In fact it is a craft, like carpentry and such, that requires training, experience and a profound understanding of its subjects and inner workings.
      Competence isn’t subjective, and not easily obtained .

      The internet allows for publishing without competence and quality control, via private blogs, youtube, social media, or corporate websites using cheap, untrained ‘content producers’ .
      This may appear like diverstity, but is mostly an endless stream of noise and chatter without quality and value .

  2. The entire publishing sector faces extreme challenges in maintaining revenue in the face of so much ‘free’ online content. I continue to believe that if we want quality journalism the ‘advertising only’ business model is not going to sustain that.

    Formula 1 is not alone in now having “journalists” who do everything remotely and have no real connection to the sport. I am friends with a US baseball journalist with over twenty years of experience, he sits in the stands, he listens to the fans, he spends hours waiting outside locker rooms after games to talk to players and despite that he sees reports on the games produced by online amateurs that often reflect the views and wishes of sponsors not fans but because that content is free and often produced within moments of the games ending they are getting readers while his newspaper is struggling to stay afloat.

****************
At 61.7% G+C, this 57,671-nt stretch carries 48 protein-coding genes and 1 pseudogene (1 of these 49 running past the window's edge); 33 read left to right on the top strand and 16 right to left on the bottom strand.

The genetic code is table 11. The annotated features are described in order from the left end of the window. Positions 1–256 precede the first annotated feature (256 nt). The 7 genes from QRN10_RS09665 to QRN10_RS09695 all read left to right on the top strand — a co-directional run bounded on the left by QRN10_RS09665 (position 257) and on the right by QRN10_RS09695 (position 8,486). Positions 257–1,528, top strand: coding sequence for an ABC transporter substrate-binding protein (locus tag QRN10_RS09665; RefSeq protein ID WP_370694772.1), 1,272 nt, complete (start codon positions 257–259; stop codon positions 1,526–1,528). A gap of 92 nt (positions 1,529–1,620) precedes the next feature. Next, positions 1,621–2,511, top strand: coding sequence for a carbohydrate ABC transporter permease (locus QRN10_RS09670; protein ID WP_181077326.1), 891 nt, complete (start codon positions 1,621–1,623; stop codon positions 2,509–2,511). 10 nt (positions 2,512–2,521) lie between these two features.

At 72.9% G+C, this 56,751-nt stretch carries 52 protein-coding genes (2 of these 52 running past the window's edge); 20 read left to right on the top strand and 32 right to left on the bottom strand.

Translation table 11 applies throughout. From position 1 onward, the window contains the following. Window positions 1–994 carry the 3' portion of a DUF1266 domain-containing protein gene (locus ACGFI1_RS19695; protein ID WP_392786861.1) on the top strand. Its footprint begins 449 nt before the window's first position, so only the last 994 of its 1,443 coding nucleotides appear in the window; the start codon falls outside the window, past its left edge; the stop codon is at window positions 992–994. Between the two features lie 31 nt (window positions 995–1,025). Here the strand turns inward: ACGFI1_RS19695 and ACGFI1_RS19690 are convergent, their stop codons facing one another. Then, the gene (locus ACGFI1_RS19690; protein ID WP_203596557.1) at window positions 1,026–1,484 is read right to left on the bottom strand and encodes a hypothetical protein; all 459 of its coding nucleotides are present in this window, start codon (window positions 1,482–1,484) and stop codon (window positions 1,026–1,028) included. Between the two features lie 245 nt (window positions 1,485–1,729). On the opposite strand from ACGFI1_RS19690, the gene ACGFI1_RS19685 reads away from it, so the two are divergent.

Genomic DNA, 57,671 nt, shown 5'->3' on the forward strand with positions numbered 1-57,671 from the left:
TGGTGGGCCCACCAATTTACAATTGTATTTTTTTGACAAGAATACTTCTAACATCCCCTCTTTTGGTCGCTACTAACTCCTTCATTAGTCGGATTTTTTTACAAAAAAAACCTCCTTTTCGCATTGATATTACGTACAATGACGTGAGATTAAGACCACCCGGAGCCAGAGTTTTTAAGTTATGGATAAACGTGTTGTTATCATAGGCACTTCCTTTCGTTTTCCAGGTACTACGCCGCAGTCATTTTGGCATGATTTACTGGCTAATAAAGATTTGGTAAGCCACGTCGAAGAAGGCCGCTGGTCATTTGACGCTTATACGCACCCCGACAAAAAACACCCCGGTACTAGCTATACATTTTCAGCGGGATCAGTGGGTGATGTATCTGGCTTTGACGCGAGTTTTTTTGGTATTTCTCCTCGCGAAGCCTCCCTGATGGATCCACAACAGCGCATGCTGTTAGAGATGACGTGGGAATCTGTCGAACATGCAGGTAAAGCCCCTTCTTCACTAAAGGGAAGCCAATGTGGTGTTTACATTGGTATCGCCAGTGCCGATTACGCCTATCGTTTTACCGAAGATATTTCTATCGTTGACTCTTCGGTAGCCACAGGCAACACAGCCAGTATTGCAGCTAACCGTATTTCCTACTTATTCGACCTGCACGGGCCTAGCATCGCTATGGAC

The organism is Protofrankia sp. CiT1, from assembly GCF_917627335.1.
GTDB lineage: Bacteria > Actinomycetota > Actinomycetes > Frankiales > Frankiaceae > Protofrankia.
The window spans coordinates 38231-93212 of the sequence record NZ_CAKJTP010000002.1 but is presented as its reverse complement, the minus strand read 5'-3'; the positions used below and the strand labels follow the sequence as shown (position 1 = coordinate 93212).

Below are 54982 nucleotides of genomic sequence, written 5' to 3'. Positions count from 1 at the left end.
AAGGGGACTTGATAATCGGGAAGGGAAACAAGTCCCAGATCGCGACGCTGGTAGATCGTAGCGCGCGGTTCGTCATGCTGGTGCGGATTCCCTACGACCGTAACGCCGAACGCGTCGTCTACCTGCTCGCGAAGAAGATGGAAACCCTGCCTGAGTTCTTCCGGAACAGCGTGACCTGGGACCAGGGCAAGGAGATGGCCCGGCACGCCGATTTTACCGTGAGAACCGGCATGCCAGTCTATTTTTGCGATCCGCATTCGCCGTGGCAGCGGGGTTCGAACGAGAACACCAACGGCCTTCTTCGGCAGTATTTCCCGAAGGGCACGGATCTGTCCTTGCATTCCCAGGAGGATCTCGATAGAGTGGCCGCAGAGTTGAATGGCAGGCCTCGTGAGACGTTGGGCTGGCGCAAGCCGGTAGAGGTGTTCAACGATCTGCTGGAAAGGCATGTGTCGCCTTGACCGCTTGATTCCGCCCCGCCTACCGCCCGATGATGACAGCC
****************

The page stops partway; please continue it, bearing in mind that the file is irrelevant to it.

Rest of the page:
3. Despite Autosport ‘s page 3 style – I will never forgive the editor of the time publishing a photo of a bloodied Hakkenen in his car in Australia – I fear the end of print media is nigh….

  4. I find autosport.com has become the opposite of sensational. With headlines like “Driver X hopes to do well at this race” and “Driver Y is very happy with new parts on his car”